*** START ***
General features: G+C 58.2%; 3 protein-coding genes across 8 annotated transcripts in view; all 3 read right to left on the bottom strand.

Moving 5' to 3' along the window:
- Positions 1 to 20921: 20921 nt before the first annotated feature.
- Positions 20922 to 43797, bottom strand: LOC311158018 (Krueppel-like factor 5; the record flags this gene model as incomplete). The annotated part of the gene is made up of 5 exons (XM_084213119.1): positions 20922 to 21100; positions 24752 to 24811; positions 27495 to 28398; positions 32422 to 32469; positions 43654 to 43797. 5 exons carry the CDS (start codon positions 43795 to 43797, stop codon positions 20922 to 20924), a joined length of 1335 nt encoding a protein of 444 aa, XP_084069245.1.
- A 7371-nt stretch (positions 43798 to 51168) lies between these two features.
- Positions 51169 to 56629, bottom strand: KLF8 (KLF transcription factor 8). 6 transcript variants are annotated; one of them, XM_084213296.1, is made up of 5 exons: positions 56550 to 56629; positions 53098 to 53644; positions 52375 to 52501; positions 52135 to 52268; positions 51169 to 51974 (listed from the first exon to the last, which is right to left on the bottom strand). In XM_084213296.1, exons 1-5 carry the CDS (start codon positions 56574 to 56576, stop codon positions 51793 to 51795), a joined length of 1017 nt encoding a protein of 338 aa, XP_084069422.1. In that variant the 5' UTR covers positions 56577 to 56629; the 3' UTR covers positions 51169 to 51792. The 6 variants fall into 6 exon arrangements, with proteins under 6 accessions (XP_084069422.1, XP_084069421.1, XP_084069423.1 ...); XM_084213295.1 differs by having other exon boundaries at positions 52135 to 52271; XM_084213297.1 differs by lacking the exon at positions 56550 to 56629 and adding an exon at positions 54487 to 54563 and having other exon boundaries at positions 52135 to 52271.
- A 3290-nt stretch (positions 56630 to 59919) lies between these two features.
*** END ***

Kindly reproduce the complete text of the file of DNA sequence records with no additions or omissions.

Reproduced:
General features: G+C 58.2%; 3 protein-coding genes across 8 annotated transcripts in view; all 3 read right to left on the bottom strand.

Moving 5' to 3' along the window:
- Positions 1 to 20921: 20921 nt before the first annotated feature.
- Positions 20922 to 43797, bottom strand: LOC311158018 (Krueppel-like factor 5; the record flags this gene model as incomplete). The annotated part of the gene is made up of 5 exons (XM_084213119.1): positions 20922 to 21100; positions 24752 to 24811; positions 27495 to 28398; positions 32422 to 32469; positions 43654 to 43797. 5 exons carry the CDS (start codon positions 43795 to 43797, stop codon positions 20922 to 20924), a joined length of 1335 nt encoding a protein of 444 aa, XP_084069245.1.
- A 7371-nt stretch (positions 43798 to 51168) lies between these two features.
- Positions 51169 to 56629, bottom strand: KLF8 (KLF transcription factor 8). 6 transcript variants are annotated; one of them, XM_084213296.1, is made up of 5 exons: positions 56550 to 56629; positions 53098 to 53644; positions 52375 to 52501; positions 52135 to 52268; positions 51169 to 51974 (listed from the first exon to the last, which is right to left on the bottom strand). In XM_084213296.1, exons 1-5 carry the CDS (start codon positions 56574 to 56576, stop codon positions 51793 to 51795), a joined length of 1017 nt encoding a protein of 338 aa, XP_084069422.1. In that variant the 5' UTR covers positions 56577 to 56629; the 3' UTR covers positions 51169 to 51792. The 6 variants fall into 6 exon arrangements, with proteins under 6 accessions (XP_084069422.1, XP_084069421.1, XP_084069423.1 ...); XM_084213295.1 differs by having other exon boundaries at positions 52135 to 52271; XM_084213297.1 differs by lacking the exon at positions 56550 to 56629 and adding an exon at positions 54487 to 54563 and having other exon boundaries at positions 52135 to 52271.
- A 3290-nt stretch (positions 56630 to 59919) lies between these two features.